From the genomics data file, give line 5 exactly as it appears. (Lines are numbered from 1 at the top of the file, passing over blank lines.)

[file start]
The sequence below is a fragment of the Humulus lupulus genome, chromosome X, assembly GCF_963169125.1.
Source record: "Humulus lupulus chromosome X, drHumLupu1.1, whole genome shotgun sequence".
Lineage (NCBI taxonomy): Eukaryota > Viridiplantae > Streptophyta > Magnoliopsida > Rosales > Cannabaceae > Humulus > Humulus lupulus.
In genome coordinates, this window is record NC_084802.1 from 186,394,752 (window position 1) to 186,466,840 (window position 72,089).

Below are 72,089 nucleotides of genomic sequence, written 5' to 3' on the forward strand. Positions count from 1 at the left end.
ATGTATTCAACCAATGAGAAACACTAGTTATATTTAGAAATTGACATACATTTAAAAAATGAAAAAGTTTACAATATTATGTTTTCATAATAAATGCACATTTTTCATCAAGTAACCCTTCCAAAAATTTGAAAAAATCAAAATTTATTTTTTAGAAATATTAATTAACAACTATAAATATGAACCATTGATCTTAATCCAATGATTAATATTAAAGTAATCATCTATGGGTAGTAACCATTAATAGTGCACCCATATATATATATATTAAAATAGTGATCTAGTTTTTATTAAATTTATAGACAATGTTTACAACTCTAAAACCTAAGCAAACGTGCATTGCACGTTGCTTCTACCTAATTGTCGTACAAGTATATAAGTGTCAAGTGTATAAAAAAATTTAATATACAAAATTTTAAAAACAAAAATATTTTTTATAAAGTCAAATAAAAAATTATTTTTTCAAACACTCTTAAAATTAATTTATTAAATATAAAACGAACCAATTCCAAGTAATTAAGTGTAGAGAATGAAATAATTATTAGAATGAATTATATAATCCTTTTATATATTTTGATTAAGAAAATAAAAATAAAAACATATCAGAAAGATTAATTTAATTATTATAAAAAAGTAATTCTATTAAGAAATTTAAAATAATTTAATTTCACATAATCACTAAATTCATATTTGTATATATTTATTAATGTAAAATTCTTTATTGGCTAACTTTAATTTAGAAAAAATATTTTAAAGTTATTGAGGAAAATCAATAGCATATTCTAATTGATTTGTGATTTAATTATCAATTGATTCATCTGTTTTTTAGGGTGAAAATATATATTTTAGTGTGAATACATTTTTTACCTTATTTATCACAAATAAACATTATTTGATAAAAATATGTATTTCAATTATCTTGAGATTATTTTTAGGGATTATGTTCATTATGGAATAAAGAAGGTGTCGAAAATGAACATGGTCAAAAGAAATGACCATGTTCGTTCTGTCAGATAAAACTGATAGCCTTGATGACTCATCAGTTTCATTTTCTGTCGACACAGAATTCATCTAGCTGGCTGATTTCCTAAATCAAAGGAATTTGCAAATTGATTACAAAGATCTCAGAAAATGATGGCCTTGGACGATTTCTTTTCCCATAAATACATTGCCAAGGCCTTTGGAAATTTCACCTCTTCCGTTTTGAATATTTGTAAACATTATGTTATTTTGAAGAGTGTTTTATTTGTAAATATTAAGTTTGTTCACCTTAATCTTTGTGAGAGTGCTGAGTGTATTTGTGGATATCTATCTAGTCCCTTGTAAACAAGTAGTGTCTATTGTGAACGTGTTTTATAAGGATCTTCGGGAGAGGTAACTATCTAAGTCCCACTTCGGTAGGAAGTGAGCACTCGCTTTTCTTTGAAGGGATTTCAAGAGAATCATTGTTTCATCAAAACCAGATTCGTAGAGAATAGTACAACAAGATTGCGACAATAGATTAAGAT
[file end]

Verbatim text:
Below are 72,089 nucleotides of genomic sequence, written 5' to 3' on the forward strand. Positions count from 1 at the left end.